Heian Period

Definition

The Heian Period of Japanese history covers 794 to 1185 CE and saw a great flourishing in Japanese culture from literature to paintings. Government and its administration came to be dominated by the Fujiwara clan who eventually were challenged by the Minamoto and Taira clans. The period, named after the capital Heiankyo, closes with the Genpei War in which the Minamoto were victorious and their leader Yoritomo established the Kamakura Shogunate.

More about: Heian Period

Timeline

  • 767 - 822
    Life of Saicho, founder of Tendai Buddhism in Japan.
  • 774 - 835
    Life of the monk Kukai (aka Kobo Daishi), founder of Shingon Buddhism in Japan.
  • 781 - 806
    Reign of Emperor Kammu in Japan.
  • c. 793 - 864
    Life of Ennin, the Buddhist scholar-monk and abbot of Enryakuji, who brought many esoteric teachings from China to Japan.n
  • 794
    Emperor Kammu moves the Japanese capital to Heiankyo (Kyoto).
  • 794 - 1185
    The Heian Period in ancient Japan.
  • 794
    Emperor Kammu builds the Shinto Herano shrine at Heiankyo (Kyoto).
  • 826
    A five-storey pagoda is added to the To-ji temple complex in Heiankyo (Kyoto).
  • 838
    Last Japanese embassy to China during the Heian Period.
  • 845 - 903
    Life of the deified scholar and court official Sugawara no Michizane, aka Tenjin.
  • 849
    Ennin leads the first imperial-sponsored esoteric ritual at Enryakuji, Japan.
  • 854
    Ennin becomes the abbot of Enryakuji, Heiankyo (Kyoto), Japan.
  • 859
    The Iwashimizu shrine is built and dedicated to the Shinto god Hachiman in Heiankyo (Kyoto).
  • 866
    Fujiwara no Yoshifusa becomes the first Japanese regent not of royal blood.
  • 874
    The Buddhist Daigoji temple is founded by Shobo at Heiankyo (Kyoto).
  • 887 - 897
    Reign of Japan's Emperor Uda
  • 897 - 930
    Reign of Japan's Emperor Daigo.
  • 899
    Sugawara no Michizane (Tenjin) is made Minister of the Right. The Fujiwara leader Tokihira is made Minister of the Left.
  • 901
    Sugawara no Michizane (Tenjin) is exiled to Dazaifu, Kyushu.
  • 905
    The Kokinshu anthology of Japanese poetry is compiled.
  • 905
    The Kokinshu anthology of poems is compiled in Japan by Ki no Tsurayuki.
  • c. 951
    The five-storey pagoda is built at Daigoji, Heiankyo (Kyoto).
  • 987
    Sugawara no Michizane is officially deified and given the title Tenjin.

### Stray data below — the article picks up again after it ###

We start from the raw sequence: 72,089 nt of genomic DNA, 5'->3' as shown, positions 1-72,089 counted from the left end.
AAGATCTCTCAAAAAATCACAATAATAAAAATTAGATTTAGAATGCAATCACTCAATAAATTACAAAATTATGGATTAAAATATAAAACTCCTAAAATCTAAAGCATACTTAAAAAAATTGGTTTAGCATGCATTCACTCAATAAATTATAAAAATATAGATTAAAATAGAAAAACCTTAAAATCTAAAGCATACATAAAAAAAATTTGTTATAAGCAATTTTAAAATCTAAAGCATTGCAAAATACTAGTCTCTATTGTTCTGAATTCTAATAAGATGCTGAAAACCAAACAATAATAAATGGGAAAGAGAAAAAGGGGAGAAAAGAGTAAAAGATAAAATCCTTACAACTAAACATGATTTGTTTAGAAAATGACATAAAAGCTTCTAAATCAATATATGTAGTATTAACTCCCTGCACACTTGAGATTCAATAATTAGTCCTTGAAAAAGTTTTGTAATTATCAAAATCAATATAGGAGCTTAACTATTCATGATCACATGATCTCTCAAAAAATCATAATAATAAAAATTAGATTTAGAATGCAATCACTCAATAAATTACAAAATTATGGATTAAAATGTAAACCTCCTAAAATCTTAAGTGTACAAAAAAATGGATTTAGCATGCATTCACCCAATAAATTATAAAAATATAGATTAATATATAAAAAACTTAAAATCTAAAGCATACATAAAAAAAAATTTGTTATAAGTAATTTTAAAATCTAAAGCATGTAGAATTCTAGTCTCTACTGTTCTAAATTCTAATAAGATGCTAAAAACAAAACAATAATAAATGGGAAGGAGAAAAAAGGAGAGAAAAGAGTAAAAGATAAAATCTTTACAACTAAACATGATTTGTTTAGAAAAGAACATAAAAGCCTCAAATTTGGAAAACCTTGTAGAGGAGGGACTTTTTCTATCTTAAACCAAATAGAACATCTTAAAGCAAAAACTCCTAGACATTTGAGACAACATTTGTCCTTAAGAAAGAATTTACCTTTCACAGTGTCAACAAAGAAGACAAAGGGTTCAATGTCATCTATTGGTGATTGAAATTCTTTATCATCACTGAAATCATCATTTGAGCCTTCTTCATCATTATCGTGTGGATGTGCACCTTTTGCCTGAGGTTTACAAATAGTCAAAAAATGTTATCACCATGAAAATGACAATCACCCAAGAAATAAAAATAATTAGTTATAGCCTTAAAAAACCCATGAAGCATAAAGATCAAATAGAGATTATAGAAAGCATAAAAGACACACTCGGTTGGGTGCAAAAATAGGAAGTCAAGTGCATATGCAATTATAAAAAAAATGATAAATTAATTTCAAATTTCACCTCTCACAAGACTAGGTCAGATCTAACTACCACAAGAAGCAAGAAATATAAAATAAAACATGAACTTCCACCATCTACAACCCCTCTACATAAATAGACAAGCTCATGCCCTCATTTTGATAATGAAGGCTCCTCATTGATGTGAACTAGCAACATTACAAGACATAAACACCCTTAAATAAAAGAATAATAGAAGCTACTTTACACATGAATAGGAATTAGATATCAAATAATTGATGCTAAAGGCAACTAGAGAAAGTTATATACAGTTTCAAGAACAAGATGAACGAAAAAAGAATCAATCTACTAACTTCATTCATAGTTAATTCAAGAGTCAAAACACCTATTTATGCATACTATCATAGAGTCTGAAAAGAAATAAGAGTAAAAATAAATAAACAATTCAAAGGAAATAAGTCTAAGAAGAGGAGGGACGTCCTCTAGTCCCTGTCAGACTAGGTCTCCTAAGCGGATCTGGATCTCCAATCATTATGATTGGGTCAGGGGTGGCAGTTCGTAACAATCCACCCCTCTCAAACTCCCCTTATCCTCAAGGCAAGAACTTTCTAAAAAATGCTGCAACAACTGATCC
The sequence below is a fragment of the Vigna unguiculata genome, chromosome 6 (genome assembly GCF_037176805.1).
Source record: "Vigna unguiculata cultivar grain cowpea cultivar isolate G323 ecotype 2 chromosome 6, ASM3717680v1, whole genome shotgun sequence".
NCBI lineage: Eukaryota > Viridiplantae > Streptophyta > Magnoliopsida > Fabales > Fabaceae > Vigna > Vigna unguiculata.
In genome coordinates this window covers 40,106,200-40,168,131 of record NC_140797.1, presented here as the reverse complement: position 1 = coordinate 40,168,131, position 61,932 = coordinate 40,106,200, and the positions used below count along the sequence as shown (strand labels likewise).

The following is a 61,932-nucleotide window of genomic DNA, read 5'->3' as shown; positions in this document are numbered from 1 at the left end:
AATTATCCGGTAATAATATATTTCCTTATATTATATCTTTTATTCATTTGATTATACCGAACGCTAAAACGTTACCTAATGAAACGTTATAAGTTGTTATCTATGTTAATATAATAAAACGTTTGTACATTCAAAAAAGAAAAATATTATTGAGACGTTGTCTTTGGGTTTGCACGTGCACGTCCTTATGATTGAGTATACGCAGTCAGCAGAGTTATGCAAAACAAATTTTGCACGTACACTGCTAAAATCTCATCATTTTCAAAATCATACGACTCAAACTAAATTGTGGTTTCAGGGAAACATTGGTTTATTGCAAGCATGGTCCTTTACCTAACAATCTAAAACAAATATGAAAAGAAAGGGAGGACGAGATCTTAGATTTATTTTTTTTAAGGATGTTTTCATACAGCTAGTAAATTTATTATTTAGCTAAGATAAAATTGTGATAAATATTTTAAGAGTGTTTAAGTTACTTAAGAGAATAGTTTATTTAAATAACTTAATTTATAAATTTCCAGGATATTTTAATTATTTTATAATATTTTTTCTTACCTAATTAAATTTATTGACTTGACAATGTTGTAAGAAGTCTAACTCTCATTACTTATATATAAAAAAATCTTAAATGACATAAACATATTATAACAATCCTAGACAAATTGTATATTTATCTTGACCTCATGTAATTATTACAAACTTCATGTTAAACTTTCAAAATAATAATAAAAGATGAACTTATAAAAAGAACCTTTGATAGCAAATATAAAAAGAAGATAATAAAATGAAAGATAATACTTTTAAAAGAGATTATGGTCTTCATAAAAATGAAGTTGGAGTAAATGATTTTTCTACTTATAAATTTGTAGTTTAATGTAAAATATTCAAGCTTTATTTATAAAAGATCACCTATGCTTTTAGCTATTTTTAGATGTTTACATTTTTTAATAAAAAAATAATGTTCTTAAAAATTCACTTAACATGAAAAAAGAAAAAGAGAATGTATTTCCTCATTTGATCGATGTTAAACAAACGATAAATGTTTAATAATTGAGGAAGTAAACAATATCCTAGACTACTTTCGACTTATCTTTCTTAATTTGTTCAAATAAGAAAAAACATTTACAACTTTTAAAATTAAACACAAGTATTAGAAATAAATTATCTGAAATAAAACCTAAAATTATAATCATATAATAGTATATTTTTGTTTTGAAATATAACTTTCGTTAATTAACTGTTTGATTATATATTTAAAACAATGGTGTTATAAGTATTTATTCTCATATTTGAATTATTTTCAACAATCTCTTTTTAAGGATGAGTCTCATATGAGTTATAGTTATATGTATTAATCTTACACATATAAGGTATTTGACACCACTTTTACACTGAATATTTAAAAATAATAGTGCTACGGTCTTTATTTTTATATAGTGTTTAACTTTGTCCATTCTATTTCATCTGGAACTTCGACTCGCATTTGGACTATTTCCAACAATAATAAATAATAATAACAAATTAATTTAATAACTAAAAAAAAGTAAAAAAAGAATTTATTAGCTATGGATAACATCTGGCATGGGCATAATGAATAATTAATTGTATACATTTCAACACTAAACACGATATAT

• 995
    Fujiwara no Michinaga becomes the Fujiwara clan leader in Japan.
  • c. 1002
    Sei Shonagon completes The Pillow Book, a Japanese classic describing court life during the Heian Period.
  • c. 1004
    Japanese poet Izumi Shikibu writes her 'Izumi Shikibu Diary'.
  • c. 1020
    The Tale of Genji is completed by Murasaki Shikibu in Japan.
  • 1052
    The Buddhist temple site Byodo-in is founded in Japan by Fujiwara no Yorimichi.
  • 1073 - 1087
    Reign of Emperor Shirakawa in Japan.
  • 1073 - 1087
    Reign of Japan's Emperor Shirakawa.
  • 1115
    The Buddhist Daigoji temple complex at Heiankyo (Kyoto) is significantly expanded.
  • 1156
    Hogen Disturbance in Japan.
  • 1160
    Heiji Disturbance in Japan.
  • 1164
    The Buddhist Sanjusangendo temple is founded at Heiankyo (Kyoto), Japan.
  • 1180
    Taira forces defeat an army led by Minamoto no Yorimasa.
  • 1180 - 1185
    The Genpei War in Japan between the Taira and Minamoto clans.
  • 1181
    Taira forces defeat an army led by Minamoto no Yukie.
  • 1183 - 1198
    Reign of Japan's Emperor Go-Toba.
  • 1183
    Japanese emperor Go-Shirakawa officially recognises the authority of Minamoto no Yoritomo in the Kanto region.
  • 1183
    Kiso Yoshinaka defeats a large Taira army at Kurikara in Etchu and occupies the Japanese capital Heiankyo (Kyoto).
  • 1185
    Battle of Dannoura where the Minamoto defeat the rival Taira. The young emperor Antoku drowns.
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